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Customer Review

VINE VOICEon January 21, 2009
For years, I have been fascinated by the legal and political questions involved in religion/state affairs. What do the religion clasuses of the first amendment permit and rule out? How can the state be neutral towards religion while repectful of it? I have read many books on these questions from all different sides of the "spectrum" and I must say that Nussbaum's "Liberty of Conscience" is easily the weakest and most surface-level analysis I have thus far read.

Her goal is to show that our religious tradition of nondiscrimination towards, and non-establishment of, religion(s) is based on a vision of human equality that finds embodiment in the Stoic philosophers and Roger Williams, founder of Rhode Island. I have never heard this point before and after hearing it, I can understand why. It is a tenuous view at best.

Most scholars argue, with evidence, that the libertarian-ish view towards religion stems from sources such as John Locke (who Nussbaum swears copied Williams's ideas), to a Montesqeiuian skepticism towards National government. Not so, says Nussbaum! Even though Williams was scarcely read in the New World and the Stoics were never quoted in the founders writings on religion, she finds ways to interpret the writings of Madison, Mason, Jefferson and the like through her desired lens.

Her next main concern is to argue for the rightness of the 'accomodationist' view towards religion. If a law or policy (you can be called to testify in court on Sundays) puts an undue burden on some religious folks, the state can accomodate (within reason). Nussbaum does succeed in showing that the Court HAS done this on many occasions, but does not show that they do it with any consistency (the cases that decide against accomodation are brushed off as "wrongly decided" withiout much explanation.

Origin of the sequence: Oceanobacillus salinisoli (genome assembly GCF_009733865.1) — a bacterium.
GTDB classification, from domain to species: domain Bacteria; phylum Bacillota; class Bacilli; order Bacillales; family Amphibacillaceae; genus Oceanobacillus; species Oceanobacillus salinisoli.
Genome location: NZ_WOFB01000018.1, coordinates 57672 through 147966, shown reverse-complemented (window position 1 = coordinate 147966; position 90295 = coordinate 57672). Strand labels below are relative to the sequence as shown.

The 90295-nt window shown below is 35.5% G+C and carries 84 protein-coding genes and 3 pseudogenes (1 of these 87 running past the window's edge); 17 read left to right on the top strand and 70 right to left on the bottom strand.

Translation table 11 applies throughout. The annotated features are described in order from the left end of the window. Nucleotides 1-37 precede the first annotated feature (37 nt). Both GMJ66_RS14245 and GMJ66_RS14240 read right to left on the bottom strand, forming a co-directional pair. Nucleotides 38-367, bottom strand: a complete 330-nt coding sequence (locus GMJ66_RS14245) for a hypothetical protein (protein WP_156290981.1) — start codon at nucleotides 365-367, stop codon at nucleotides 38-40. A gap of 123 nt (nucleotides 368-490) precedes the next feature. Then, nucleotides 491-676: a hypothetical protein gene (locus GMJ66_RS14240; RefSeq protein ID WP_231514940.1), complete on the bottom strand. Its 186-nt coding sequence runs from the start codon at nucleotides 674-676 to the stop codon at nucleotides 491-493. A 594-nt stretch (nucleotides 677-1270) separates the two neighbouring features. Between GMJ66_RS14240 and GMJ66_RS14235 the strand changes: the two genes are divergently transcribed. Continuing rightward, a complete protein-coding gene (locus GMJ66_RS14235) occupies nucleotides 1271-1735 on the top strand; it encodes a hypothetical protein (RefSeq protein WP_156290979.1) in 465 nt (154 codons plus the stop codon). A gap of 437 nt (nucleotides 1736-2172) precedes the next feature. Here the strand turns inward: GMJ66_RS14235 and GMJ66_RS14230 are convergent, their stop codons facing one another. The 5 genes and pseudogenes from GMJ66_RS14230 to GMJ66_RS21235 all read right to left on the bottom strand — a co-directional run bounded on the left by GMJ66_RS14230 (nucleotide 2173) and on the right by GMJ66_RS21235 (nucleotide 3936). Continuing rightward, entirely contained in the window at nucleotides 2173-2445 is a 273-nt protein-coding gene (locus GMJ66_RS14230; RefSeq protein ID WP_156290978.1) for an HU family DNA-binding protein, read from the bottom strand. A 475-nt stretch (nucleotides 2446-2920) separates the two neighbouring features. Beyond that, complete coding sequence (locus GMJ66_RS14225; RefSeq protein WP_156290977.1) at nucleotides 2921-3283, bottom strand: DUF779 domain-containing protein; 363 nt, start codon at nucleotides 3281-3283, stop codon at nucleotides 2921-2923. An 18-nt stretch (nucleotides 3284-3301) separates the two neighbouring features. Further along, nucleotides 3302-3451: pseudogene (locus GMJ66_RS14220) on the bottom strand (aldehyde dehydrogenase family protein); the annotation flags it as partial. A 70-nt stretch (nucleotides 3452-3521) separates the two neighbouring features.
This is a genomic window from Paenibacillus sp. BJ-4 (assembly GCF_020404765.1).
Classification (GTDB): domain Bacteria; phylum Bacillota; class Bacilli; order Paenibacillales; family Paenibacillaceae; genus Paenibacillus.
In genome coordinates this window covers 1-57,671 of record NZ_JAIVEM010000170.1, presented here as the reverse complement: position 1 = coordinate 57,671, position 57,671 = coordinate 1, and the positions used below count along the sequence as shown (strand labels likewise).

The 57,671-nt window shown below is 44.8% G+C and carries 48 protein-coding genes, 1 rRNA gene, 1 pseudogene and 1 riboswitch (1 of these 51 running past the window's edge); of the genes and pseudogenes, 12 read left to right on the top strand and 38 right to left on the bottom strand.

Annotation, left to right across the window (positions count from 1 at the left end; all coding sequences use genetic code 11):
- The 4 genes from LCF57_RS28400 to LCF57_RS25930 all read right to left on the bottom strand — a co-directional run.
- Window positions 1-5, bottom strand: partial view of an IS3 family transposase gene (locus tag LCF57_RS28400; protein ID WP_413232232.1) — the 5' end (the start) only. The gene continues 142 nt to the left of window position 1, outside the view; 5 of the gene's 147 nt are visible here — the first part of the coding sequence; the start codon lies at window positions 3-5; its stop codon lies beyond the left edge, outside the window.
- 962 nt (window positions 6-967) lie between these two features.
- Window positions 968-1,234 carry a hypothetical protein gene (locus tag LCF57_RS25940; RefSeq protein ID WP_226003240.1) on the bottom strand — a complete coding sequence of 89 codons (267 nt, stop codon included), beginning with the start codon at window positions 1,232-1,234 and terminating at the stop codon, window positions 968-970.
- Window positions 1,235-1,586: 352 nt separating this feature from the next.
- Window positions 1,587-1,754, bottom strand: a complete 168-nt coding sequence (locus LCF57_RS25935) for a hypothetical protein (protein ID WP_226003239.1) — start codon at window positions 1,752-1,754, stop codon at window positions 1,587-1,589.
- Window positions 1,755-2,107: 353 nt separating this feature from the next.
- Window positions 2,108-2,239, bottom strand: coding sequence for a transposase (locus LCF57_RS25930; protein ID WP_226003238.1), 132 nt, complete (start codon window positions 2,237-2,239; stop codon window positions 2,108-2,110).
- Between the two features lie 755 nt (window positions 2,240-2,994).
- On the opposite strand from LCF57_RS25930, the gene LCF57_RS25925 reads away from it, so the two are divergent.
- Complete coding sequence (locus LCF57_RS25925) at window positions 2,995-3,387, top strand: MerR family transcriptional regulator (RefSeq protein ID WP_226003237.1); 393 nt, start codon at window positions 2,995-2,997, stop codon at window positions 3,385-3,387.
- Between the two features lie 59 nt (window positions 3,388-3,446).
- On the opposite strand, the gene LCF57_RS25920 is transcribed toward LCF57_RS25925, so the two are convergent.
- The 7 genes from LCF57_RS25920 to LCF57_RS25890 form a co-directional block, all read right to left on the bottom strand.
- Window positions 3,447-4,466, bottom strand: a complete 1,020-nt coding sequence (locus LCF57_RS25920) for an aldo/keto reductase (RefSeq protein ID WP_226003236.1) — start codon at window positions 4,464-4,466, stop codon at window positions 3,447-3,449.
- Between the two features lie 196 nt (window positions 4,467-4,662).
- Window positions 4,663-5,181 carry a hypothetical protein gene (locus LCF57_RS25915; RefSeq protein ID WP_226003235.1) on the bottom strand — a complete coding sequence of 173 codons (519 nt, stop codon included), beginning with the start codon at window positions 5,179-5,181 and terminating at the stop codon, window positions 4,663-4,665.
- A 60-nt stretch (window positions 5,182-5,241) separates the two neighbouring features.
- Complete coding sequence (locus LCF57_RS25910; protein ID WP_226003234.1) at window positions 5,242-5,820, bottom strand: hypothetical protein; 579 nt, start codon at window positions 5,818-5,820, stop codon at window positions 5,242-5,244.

Also, Nussbaum fails to see that while she wants state neutrality towards religion AND accomodation of religion, she just cannot have both. The more you issue religious exemptions to the law, the less you are neutral towards religion. While she repeats many times her disagreement with Jusitice Scalia on this issue, she has certainly failed to convince me, as she does not put forward ANY CASE AT ALL that accomodations obliterate state neutrality towards religions. (She also fails to explain why she is very much against religious students being able to learn about Intelligent Design in science class and how this contrasts with her zeal for religious accomodations).

A side issue of Nussbaums is the question of whether the religion clauses were meant to apply to the states. Of course, this should be obvious, as the original draft of the first amendment, applying it to states, was swiftly struck down in the Senate. Nussbaum, as is usual, ignores the significance of this fact. The fact that she does not so much as MENTION Montesquieu's name ("Spirit of the Laws") is embarassing here, because the Federalist papers make very Montesquieuean arguments about why localities should be free to govern themselves (and agaisnt the Federal government trumping state governments on all things. And, unlike Roger Williams, we KNOW that Madison read and appreciated Montesquieu.

Normally I would not give such a long and drawn out review of a book, but I wanted to do so here so as to emphasize Nussbaum's embarassing and facile scholarship. She avoids hard arguments, gets tons of facts wrong, and reads things through her own very distorted lens (her "Roger Williams" interpretation is unjustified as it is pervasive).

If you are interested in religion/state issues, I am sure that you can find a better 363 pages than this.
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